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Speeding up

 
 
gamo
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      02-19-2006

I want to speed up this code:

$kk=0;
for (0..7){
$kk++ if (index($k,$res[$_]) >=0);
}
if ($kk=={
...

TIA

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Brian Wakem
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      02-19-2006
gamo wrote:

>
> I want to speed up this code:
>
> $kk=0;
> for (0..7){
> $kk++ if (index($k,$res[$_]) >=0);
> }
> if ($kk=={
> ...
>
> TIA
>



You haven't told us what is in $k or @res. But in any case, index will
likely be the fastest way to do it.

Using != -1 instead of >=0 might buy you a millionth of a second.


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Anno Siegel
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      02-19-2006
gamo <(E-Mail Removed)> wrote in comp.lang.perl.misc:
>
> I want to speed up this code:
>
> $kk=0;
> for (0..7){
> $kk++ if (index($k,$res[$_]) >=0);
> }
> if ($kk=={
> ...


Try (untested)

unless ( grep index( $k, $res[ $_]) < 0, 0 .. 7 ) {

Benchmark it. It is shorter, it may or may not be faster.

Anno

Anno
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gamo
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      02-19-2006
On Sun, 19 Feb 2006, Anno Siegel wrote:

> Try (untested)
>
> unless ( grep index( $k, $res[ $_]) < 0, 0 .. 7 ) {
>
> Benchmark it. It is shorter, it may or may not be faster.
>
> Anno


#!/usr/local/bin/perl -w

use Benchmark 'cmpthese';

$k = "11-12-13-14-15-16-17-18-";
@res = qw( 11 12 13 14 15 16 17 1;


cmpthese -5, {
'for' => sub {
$kk=0;
for (0..7){
$kk++ if (index($k,$res[$_]) >=0);
}
if ($kk=={
;
}
},
'grep' => sub {
unless ( grep index( $k, $res[ $_]) < 0, 0 .. 7 ) {
;
}
},
};

__END__



Rate for grep
for 167564/s -- -36%
grep 261988/s 56% --

Thank you for the responses. The problem was more related with $k.
Doing

for $i (){
for $j (){
for $k (reverse @combinations){
code;
}
}
}

the thing was severely improved.

Thank you for your responses.

Cheers.

 
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A. Sinan Unur
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      02-19-2006
gamo <(E-Mail Removed)> wrote in newsine.LNX.4.64.0602190836490.27545
@jvz.es:

> I want to speed up this code:
>
> $kk=0;
> for (0..7){
> $kk++ if (index($k,$res[$_]) >=0);
> }
> if ($kk=={


Have you measured where your program actually spends it time?

Well, here are some meaningless results:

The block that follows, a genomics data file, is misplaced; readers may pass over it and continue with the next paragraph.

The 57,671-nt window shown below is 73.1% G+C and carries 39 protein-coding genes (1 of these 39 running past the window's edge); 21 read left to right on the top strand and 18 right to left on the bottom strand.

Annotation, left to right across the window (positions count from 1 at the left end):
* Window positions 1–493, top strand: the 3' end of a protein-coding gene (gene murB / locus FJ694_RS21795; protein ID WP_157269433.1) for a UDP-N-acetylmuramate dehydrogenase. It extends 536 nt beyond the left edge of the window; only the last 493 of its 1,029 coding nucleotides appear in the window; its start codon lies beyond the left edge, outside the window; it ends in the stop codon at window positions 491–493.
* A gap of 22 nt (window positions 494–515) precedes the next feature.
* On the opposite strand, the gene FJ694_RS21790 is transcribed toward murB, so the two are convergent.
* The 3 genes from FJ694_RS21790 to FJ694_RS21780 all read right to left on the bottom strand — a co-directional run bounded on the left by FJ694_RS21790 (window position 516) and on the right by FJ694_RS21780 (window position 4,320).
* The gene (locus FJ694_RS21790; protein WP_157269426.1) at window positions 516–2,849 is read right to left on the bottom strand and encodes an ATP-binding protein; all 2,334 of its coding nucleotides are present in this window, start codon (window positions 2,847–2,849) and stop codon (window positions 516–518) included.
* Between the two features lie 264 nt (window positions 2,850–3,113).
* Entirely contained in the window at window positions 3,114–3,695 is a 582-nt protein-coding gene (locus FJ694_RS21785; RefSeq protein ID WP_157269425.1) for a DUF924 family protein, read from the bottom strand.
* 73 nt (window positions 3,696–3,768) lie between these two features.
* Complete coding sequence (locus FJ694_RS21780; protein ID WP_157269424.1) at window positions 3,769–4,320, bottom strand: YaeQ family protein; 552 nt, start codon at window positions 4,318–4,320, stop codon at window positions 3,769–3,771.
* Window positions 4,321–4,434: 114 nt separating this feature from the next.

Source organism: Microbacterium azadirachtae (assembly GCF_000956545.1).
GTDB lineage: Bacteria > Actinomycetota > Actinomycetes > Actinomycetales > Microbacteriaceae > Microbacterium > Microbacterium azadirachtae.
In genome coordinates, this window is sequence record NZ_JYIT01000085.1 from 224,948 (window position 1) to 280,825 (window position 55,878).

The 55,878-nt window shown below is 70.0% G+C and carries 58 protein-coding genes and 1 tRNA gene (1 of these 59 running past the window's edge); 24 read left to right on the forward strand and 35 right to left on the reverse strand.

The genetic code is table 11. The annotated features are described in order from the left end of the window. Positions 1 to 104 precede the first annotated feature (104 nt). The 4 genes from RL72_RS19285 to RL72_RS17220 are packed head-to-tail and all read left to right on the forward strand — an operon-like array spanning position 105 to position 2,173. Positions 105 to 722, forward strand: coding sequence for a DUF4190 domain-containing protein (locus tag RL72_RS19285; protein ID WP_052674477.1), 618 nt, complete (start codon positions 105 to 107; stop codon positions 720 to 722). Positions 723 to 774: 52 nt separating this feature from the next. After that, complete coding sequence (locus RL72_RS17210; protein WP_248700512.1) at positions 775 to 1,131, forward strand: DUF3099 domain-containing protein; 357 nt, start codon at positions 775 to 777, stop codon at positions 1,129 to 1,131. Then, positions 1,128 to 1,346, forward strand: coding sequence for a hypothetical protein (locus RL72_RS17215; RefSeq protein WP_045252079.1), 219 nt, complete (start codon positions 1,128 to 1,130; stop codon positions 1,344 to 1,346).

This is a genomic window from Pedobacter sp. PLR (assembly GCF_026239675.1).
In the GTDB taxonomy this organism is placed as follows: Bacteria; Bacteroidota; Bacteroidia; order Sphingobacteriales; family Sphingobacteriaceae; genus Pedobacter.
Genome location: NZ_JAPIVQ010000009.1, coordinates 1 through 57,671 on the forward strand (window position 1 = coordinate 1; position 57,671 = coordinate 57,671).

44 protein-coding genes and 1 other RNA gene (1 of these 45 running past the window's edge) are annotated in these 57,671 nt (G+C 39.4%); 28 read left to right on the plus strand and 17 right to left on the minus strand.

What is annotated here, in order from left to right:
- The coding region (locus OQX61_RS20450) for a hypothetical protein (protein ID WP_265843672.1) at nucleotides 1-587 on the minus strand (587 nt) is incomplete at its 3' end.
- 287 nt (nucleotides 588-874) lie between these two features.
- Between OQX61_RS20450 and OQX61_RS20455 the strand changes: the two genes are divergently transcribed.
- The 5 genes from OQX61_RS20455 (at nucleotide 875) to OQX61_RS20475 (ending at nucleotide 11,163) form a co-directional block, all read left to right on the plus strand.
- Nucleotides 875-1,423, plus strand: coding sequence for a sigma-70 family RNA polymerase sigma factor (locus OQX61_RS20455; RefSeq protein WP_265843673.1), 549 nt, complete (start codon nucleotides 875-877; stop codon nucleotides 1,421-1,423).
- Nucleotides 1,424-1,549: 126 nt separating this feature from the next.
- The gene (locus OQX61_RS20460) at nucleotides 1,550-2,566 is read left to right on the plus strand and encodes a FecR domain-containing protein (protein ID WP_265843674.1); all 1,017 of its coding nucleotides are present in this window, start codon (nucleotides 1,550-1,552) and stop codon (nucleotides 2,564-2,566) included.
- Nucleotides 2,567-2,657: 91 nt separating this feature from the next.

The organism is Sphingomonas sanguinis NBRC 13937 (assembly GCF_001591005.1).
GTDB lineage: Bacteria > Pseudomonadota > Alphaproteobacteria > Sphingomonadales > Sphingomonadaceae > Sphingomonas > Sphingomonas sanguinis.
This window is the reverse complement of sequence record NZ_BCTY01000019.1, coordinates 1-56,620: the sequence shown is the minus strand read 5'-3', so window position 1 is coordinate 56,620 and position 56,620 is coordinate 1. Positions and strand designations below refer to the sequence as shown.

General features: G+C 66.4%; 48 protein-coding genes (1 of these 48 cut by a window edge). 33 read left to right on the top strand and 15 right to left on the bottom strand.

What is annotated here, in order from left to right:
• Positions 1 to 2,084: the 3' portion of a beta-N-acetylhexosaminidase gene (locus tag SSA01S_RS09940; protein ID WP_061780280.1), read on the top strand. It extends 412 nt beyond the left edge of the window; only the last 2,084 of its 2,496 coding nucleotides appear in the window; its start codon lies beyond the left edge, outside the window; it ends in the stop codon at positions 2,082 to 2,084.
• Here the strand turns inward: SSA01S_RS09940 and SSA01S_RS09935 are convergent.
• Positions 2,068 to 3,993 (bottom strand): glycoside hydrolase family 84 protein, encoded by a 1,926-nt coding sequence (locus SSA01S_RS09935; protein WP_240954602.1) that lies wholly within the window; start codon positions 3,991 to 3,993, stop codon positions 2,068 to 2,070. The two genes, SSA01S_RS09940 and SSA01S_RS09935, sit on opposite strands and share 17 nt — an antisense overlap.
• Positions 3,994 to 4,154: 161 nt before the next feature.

#!/usr/bin/perl

use strict;
use warnings;

my $s = <<EO_TEXT;
gamo posted a question about making a meaningless piece of code
faster. He did not provide any sample data nor did he provide a
short but complete script others can run. It looks like gamo has
not read the posting guidelines. Please do.
EO_TEXT

my @r = qw( gamo post question provide FAQ short incomplete don't);

sub gamo_index {
my $kk = 0;
for (0 .. 7) {
$kk++ if 0 <= index $s, $r[$_];
}
}

sub gamo_grep { scalar grep { 0 <= index $s, $_ } @r }

use Benchmark qw( cmpthese );

cmpthese -1, {
gamo_index => \&gamo_index,
gamo_grep => \&gamo_grep,
};

__END__

D:\Home\asu1\UseNet\clpmisc\faster> f
Rate gamo_index gamo_grep
gamo_index 57389/s -- -34%
gamo_grep 86624/s 51% --

However, a meaningful optimization would look at the overall problem you
are trying to solve. Trying to make individual lines go faster is
generally meaningless.

Sinan
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gamo
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      02-19-2006
On Sun, 19 Feb 2006, Abigail wrote:

> gamo ((E-Mail Removed)) wrote on MMMMDLV September MCMXCIII in

September?
....
> The obvious improvement is to stop testing as soon as one test
> fails, as you only want to do something if all cases match.
> You'd have to benchmark with data that's relevant for your application
> (and test both data that matches *and* data that fails).


Ok, but I can't test all the real problem, which ranges varies too much.

>
> One way of writing would be:
>
>
> if (index ($k => $res [0]) >= 0 &&
> index ($k => $res [1]) >= 0 &&
> index ($k => $res [2]) >= 0 &&
> index ($k => $res [3]) >= 0 &&
> index ($k => $res [4]) >= 0 &&
> index ($k => $res [5]) >= 0 &&